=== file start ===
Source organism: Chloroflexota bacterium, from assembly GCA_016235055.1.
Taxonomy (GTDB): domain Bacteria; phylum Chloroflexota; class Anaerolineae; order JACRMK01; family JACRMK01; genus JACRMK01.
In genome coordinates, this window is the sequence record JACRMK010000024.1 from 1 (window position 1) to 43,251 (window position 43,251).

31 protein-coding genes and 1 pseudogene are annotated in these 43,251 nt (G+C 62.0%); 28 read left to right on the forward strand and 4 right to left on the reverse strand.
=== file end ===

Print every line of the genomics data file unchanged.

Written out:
Source organism: Chloroflexota bacterium, from assembly GCA_016235055.1.
Taxonomy (GTDB): domain Bacteria; phylum Chloroflexota; class Anaerolineae; order JACRMK01; family JACRMK01; genus JACRMK01.
In genome coordinates, this window is the sequence record JACRMK010000024.1 from 1 (window position 1) to 43,251 (window position 43,251).

31 protein-coding genes and 1 pseudogene are annotated in these 43,251 nt (G+C 62.0%); 28 read left to right on the forward strand and 4 right to left on the reverse strand.